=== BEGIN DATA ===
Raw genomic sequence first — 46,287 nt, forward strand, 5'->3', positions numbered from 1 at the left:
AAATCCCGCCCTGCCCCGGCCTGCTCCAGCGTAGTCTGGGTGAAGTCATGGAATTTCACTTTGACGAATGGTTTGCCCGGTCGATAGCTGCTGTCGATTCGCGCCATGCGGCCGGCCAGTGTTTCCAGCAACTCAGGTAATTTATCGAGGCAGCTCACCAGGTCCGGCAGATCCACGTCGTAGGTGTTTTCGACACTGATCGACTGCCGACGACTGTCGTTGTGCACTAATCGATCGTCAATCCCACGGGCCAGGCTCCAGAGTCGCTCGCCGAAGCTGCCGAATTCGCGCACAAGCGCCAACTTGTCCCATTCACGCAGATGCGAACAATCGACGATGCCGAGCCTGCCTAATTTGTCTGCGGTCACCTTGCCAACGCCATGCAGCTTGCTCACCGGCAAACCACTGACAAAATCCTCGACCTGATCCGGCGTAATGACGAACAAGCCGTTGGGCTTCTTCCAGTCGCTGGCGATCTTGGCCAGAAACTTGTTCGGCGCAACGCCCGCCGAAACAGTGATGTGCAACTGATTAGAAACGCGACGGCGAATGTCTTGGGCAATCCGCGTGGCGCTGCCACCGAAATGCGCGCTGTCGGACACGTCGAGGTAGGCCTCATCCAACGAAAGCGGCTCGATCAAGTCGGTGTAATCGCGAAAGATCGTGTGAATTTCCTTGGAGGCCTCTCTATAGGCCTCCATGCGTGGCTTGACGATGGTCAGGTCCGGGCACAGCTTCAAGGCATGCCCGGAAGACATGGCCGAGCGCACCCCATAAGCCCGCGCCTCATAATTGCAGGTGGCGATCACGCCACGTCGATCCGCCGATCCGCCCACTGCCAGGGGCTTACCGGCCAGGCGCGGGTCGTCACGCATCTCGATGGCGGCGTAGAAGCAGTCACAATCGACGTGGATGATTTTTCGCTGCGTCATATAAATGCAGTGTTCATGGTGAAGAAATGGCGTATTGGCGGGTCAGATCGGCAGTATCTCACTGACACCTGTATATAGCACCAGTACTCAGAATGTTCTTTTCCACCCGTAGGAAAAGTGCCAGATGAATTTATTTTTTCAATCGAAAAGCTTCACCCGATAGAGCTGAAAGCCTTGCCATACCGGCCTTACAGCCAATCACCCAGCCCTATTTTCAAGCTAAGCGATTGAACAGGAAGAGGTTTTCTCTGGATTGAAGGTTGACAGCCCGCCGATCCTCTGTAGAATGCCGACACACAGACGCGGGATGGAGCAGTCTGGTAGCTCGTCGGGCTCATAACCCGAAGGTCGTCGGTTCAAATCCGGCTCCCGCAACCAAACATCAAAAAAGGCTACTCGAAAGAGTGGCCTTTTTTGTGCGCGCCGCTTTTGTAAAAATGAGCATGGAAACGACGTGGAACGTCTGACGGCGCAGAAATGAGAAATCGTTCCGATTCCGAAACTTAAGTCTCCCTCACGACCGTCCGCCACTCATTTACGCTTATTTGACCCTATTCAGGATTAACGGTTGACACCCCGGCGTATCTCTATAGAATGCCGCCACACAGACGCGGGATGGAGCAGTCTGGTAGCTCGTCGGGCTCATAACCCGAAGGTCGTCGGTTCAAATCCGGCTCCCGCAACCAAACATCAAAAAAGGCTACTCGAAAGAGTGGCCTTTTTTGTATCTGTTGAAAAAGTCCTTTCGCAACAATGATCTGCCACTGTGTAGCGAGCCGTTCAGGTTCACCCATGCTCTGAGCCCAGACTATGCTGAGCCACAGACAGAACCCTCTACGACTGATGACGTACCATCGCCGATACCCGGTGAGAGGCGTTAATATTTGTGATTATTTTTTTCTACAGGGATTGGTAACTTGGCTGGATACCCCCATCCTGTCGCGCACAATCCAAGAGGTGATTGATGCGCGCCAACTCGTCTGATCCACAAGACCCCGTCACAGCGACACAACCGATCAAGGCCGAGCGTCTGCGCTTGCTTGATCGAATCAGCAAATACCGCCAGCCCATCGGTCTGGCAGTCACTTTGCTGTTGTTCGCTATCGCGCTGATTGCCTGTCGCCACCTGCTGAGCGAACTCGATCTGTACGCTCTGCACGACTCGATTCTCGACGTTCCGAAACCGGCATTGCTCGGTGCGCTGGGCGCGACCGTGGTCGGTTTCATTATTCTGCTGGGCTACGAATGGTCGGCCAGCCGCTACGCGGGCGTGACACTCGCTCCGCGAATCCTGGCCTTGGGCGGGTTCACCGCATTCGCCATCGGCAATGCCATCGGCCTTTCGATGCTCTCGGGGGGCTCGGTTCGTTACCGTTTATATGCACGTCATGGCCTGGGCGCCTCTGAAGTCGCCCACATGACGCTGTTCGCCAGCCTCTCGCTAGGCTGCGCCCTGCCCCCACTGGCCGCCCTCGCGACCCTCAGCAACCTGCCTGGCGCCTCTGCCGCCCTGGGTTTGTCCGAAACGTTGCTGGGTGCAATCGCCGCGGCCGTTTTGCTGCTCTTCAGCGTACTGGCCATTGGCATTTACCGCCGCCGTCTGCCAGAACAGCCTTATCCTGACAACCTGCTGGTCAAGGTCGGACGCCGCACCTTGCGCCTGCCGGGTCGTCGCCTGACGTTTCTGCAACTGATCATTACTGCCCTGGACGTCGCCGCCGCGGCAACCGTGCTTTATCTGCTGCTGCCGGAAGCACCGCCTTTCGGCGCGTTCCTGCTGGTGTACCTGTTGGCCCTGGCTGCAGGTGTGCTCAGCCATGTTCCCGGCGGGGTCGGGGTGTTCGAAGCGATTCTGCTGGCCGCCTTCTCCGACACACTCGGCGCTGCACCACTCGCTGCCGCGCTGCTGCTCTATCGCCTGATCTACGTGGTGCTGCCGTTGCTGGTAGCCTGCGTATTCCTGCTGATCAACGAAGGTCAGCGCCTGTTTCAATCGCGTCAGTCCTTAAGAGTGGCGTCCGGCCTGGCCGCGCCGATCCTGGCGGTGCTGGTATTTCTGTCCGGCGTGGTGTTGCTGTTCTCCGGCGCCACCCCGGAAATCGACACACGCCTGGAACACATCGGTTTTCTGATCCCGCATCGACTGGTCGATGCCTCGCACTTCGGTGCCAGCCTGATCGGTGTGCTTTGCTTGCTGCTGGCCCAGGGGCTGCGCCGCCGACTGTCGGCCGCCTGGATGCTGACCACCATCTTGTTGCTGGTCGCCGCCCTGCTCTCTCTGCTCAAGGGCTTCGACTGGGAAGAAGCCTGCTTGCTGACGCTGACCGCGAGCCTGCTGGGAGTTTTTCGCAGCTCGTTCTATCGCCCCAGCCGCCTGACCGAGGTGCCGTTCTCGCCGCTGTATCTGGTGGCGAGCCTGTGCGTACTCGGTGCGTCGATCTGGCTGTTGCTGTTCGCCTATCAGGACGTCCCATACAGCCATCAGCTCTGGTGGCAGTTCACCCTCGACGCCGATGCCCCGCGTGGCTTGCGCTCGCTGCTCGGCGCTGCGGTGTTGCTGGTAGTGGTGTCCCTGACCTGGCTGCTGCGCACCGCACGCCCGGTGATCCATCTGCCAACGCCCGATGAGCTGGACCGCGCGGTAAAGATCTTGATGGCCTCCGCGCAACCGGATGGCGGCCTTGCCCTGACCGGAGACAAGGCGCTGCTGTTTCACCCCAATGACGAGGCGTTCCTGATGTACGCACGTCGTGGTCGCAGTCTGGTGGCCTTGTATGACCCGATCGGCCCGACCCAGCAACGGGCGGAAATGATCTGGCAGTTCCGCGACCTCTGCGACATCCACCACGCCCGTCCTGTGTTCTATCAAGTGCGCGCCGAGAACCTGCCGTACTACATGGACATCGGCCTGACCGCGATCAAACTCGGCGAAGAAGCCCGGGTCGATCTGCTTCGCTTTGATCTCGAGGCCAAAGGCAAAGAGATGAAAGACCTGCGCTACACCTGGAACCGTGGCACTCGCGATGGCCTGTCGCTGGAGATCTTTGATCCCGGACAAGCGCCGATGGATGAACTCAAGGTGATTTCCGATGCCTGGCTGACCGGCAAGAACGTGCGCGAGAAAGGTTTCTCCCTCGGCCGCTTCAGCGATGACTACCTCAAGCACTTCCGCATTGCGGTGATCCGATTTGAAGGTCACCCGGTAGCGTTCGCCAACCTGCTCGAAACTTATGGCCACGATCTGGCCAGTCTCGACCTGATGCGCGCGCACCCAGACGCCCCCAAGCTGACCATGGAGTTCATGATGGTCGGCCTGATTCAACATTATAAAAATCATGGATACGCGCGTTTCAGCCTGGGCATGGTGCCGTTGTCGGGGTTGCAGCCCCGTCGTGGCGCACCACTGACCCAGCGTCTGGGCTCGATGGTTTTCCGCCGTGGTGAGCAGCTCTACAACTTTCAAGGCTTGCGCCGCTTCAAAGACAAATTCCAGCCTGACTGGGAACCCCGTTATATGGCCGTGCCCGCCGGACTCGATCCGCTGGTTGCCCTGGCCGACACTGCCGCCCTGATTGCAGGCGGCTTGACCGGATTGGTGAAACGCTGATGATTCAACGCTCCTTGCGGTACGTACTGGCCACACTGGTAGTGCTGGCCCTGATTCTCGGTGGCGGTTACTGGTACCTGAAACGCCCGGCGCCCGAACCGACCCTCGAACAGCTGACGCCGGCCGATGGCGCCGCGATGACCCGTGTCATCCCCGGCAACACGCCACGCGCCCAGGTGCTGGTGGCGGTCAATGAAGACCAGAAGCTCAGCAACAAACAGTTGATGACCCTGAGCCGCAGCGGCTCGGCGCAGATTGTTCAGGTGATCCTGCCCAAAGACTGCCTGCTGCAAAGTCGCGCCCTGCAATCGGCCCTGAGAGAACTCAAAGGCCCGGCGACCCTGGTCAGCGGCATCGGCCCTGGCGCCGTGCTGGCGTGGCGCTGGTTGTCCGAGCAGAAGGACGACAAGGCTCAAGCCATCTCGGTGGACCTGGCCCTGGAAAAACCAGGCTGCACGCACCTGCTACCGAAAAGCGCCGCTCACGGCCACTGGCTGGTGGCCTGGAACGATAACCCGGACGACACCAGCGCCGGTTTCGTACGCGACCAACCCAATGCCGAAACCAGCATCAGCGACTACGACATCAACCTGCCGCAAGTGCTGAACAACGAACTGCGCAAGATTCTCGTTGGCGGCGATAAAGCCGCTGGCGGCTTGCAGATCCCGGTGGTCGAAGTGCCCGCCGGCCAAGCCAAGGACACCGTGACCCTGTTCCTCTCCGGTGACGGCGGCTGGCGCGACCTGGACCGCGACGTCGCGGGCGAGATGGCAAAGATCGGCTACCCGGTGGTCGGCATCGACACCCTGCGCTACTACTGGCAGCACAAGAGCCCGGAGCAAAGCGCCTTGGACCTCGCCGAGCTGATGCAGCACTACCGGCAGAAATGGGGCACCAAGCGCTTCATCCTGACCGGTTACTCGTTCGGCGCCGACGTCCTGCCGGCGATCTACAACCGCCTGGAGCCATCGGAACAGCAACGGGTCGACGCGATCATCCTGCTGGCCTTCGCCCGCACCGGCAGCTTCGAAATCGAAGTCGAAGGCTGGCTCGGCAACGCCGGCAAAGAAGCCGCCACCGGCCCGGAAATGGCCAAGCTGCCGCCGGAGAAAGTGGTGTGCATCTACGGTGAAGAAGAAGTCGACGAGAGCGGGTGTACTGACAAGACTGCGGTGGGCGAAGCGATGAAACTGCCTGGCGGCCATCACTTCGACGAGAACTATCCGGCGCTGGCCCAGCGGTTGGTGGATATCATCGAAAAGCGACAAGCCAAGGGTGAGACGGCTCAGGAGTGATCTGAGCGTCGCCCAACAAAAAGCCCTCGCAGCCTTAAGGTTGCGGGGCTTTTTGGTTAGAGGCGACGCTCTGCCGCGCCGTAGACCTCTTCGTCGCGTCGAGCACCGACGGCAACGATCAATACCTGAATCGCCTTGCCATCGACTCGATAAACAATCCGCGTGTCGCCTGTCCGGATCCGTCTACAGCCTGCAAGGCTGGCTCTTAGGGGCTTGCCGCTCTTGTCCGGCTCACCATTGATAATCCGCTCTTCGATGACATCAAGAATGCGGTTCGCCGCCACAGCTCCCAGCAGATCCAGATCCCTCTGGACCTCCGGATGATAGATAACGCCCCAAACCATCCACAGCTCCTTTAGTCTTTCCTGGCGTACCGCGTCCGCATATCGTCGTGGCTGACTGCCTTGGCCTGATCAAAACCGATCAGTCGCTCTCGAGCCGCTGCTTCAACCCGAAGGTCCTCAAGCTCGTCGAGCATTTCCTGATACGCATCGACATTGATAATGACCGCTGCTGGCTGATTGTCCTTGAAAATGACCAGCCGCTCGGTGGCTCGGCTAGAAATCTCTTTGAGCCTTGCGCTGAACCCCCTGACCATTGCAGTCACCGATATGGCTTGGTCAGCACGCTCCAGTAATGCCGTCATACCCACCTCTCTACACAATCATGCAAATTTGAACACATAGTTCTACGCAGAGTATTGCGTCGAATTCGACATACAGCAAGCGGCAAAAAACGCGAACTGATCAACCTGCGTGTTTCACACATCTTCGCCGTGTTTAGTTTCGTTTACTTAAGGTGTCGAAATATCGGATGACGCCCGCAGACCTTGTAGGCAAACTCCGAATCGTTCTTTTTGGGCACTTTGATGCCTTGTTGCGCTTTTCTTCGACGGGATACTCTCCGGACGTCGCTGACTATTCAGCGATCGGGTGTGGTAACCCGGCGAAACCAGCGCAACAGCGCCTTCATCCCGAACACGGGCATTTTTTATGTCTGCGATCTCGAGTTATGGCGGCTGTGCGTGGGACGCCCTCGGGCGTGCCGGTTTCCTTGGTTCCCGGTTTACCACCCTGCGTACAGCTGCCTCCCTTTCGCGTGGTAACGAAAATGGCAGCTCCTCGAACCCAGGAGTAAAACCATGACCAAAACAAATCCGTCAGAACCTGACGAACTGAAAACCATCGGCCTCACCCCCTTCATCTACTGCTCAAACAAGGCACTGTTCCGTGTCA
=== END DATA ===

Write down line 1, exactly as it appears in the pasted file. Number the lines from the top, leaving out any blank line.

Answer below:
Raw genomic sequence first — 46,287 nt, forward strand, 5'->3', positions numbered from 1 at the left: